This type of breathing is very often due to carelessness with one's carriage. The person stands or walks in a slovenly manner, the shoulders droop, the chest is caved in, the normal breathing muscles of the lower trunk become inactive, and upper-chest breathing is the result.

One of the worst cases of this kind that have come to my attention was that of a student who had lived on the farm and had been accustomed to an abundance of fresh air and wholesome exercise. Yet his method of breathing was so poor that when he attempted to speak from the platform his tone was little more than a whisper. The voice was extremely husky and the breath short and labored. On examination it was found that there was

no physical defect other than that of letting the chest fall in and allowing the shoulders to become stooped through carelessness. Upon being advised to stand erect and to practice the use of a few simple exercises in deep breathing, the student made rapid improvement in vocalization.

The speaker, above all others, should avoid lax habits of this kind. The chest should be held high, the head erect, and the correct breathing muscles employed at all times. One cannot hope to employ proper methods while speaking in public if the habits of everyday life are lax and careless.

The upper-chest method is to be thoroughly condemned, since it is harmful in its general effects. Not only is it inadequate and exhausting for purposes of speech but it usually affects the quality of the voice in some unpleasant way, such as making it breathy, harsh, or throaty.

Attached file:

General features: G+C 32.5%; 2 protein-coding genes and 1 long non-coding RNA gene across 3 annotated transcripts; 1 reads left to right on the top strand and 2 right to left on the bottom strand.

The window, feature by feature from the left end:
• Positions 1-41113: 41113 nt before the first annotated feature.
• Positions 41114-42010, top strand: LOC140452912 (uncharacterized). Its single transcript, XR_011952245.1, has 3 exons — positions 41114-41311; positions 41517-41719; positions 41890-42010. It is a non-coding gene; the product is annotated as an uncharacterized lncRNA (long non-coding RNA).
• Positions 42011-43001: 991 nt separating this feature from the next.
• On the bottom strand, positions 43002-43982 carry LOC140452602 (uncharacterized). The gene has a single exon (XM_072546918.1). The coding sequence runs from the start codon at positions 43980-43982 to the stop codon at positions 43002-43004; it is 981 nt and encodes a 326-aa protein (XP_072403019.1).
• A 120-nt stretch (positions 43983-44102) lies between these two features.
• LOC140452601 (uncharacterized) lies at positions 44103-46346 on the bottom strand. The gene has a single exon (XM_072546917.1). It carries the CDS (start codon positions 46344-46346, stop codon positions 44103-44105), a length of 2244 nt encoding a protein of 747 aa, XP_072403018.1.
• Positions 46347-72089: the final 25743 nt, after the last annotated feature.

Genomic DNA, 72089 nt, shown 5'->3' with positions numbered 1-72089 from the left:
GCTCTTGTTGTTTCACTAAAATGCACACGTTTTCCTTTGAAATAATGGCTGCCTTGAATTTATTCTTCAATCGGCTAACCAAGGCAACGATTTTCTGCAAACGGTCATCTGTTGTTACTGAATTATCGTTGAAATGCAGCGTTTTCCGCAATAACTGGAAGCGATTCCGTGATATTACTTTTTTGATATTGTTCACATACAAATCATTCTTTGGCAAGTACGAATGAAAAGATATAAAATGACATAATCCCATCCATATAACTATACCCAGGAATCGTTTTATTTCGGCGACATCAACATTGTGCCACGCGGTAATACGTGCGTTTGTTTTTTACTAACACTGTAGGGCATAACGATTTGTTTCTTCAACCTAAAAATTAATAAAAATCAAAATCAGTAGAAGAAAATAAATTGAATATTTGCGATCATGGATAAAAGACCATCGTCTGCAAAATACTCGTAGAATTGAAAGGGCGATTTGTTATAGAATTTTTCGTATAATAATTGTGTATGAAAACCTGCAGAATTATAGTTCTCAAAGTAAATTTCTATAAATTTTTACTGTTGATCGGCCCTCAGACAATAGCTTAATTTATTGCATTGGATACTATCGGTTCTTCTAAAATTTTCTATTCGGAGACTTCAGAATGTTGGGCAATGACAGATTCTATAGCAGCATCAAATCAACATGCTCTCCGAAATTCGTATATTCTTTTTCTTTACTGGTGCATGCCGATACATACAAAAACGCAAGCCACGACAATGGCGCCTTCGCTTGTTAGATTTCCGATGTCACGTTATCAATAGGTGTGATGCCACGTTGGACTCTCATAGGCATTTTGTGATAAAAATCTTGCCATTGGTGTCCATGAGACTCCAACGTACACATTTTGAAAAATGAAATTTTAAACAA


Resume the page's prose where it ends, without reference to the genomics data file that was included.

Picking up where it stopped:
Costal, or rib, breathing. The second method of breathing, commonly known as "costal," or rib, breathing, is a lifting of the lower ribs by means of the intercostal (interrib) muscles. Unlike the upper ribs the lower ones are not attached to the breastbone and therefore are free to move outward, giving greater opportunity for the expansion of the lungs. Also, the upper ribs are covered with a heavy layer of muscles and fat, which renders them rather inflexible, while the lower ones bear a less weight of tissue and move outward much more readily. The intercostal muscles exert a strong leverage upon these free lower ribs, and by their action the ribs are lifted upward and outward, giving a lateral expansion to this part of the chest much greater than is possible higher

up, where the surrounding ribs are firmly attached to the spine and to the breastbone. This method of breathing is less exhausting than that of lifting the shoulders, and yet it is not altogether satisfactory, inasmuch as it consists chiefly in the action of the intercostal muscles and brings into play only a part of the organs that should be employed in the breathing process. It is only as it is used in conjunction with the third method that it becomes effective.